The Enemy Expatriation Act: Learn How Your Government Could Strip You of Your Citizenship If This Legislation Becomes Law

Submitted by Elaine Magliaro, Guest Blogger

In his Washington Post article titled 10 Reasons The United States Is No Longer The Land Of The Free (January 15, 2012), Jonathan Turley addressed the issue of indefinite detention of American citizens. He wrote:

Under the law signed last month, terrorism suspects are to be held by the military; the president also has the authority to indefinitely detain citizens accused of terrorism. While Sen. Carl Levin insisted the bill followed existing law “whatever the law is,” the Senate specifically rejected an amendment that would exempt citizens and the Administration has opposed efforts to challenge such authority in federal court. The Administration continues to claim the right to strip citizens of legal protections based on its sole discretion.

The next day on this blog, Professor Turley said that he had been heartened by the response to his column. He added, “a few commenters continue to suggest that the National Defense Authorization Act (NDAA) does not allow for the indefinite detention of citizens.”

Even people who believe that NDAA does not allow for the indefinite detention of citizens should be concerned about a proposed amendment to the Immigration and Nationality Act that would give our government “the authority to strip a person of their American citizenship if that person is accused or suspected of supporting ‘hostilities’ against the U.S.  The amendment, known as the Enemy Expatriation Act (EEA), was introduced, in October, by Rep. Charles Dent, R-Pa., and Sens. Joseph Lieberman, I-Conn., and Scott Brown, R-Mass.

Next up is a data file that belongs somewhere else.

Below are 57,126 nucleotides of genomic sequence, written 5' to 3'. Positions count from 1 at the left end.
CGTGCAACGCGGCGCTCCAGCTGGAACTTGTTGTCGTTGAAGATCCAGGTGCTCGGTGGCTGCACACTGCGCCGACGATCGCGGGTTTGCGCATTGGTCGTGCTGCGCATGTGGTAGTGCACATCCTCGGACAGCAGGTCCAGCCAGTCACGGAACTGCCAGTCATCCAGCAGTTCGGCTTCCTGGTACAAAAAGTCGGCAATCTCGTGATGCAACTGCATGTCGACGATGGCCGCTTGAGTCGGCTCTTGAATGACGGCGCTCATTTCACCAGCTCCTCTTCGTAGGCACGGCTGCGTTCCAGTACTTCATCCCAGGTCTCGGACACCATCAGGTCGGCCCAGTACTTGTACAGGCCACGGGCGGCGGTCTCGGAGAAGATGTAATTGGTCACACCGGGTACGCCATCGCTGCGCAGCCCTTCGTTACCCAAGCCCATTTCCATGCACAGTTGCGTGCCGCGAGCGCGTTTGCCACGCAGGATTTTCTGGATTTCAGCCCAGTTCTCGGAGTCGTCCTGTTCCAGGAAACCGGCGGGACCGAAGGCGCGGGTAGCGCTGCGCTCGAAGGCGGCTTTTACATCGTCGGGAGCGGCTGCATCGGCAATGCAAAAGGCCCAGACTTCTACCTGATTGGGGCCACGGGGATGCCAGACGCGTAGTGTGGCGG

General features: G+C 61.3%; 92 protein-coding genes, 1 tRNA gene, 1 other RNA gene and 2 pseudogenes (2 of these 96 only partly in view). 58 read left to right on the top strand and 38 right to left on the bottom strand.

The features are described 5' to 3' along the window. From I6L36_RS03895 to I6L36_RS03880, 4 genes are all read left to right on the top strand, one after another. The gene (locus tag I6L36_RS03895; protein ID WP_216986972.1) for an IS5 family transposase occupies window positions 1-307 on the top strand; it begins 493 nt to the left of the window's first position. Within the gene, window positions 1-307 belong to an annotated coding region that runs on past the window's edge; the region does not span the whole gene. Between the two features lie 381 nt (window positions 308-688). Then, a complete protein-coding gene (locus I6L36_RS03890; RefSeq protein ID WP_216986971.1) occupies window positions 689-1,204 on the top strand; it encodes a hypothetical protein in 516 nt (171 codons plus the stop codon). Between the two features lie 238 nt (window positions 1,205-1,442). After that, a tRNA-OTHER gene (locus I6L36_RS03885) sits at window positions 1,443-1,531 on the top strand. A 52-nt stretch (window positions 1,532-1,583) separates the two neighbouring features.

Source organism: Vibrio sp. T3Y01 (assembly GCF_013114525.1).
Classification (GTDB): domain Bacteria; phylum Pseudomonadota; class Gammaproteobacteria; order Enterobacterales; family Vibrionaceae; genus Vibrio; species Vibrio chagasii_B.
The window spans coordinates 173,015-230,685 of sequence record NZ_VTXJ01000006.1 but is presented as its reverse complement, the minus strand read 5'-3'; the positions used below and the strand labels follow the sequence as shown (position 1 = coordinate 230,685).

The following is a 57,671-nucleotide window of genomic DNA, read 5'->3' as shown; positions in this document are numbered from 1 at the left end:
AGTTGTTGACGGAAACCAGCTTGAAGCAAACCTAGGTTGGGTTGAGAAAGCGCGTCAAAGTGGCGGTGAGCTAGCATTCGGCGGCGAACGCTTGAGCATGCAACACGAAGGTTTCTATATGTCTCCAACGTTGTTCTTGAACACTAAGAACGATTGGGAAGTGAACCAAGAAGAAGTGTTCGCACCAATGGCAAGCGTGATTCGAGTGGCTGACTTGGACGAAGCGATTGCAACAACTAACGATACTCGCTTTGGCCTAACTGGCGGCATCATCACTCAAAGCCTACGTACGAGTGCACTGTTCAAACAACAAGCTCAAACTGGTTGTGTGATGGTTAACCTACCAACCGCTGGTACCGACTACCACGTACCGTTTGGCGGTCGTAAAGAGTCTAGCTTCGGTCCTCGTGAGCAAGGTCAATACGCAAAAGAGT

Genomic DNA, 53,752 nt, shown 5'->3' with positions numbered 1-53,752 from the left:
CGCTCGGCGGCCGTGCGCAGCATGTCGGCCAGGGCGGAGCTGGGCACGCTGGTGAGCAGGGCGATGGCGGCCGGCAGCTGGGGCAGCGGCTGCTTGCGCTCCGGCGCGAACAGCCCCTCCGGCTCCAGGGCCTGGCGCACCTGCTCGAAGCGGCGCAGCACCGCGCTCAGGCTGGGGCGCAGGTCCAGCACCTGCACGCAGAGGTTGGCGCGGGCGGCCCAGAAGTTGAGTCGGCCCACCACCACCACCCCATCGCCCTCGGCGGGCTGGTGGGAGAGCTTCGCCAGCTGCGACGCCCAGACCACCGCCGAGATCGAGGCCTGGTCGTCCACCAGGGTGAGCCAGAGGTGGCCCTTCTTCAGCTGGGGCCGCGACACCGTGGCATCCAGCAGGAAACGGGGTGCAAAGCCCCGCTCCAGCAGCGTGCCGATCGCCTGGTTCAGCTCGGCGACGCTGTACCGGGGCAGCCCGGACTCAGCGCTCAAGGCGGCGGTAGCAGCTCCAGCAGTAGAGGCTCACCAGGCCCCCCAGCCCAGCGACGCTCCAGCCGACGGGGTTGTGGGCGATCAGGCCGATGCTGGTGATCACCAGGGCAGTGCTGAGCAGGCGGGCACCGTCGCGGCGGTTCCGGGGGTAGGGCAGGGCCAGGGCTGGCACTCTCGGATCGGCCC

According to ‘Enemy Expatriation Act’ Could Compound NDAA Threat to Citizen Rights, an article written by Ashley Portero that was published in the International Business Times, EEA “would allow the government to revoke Americans of their U.S. citizenship if they are accused or suspected of ‘engaging in, or purposefully or materially supporting, hostilities.’ The sparse amendment, which defines ‘hostilities’ as ‘any conflict subject to the laws of war,’ does not say which government body — say a military tribunal or a congressional panel — has the power to brand suspected persons as hostiles.” If EEA becomes law, our government “could potentially revoke the citizenship of anyone deemed to be supporting hostilities against the U.S., thereby subjecting him or her to the indefinite military detention provision of the NDAA.”

Devon Chaffee, who is a legislative counsel for the American Civil Liberties Union, said, “Fortunately, it’s unlikely that Congress would pass something like this. If it did, the law would probably be found unconstitutional since the Supreme Court has ruled that Congress cannot revoke U.S. citizenship without a citizen’s consent.” He added, “The theory behind this is citizenship is a core civil liberty. That’s why the right to nationality is recognized by the global community as a fundamental human right.”

Portero wrote that under regulations that were “set by section 349 of the Immigration and Nationality Act, American citizens can only be stripped of their citizenship if they renounce it ‘in some way…’” She added that “joining the military of a foreign state or engaging in ‘a conspiracy to overthrow, put down, or to destroy by force’ the U.S. government are actions that can be interpreted as voluntarily renunciations of citizenship.” claims that the purpose of H.R. 3166 and S. 1698 is to “add engaging in or supporting hostilities against the United States to the list of acts for which United States nationals would lose their nationality.”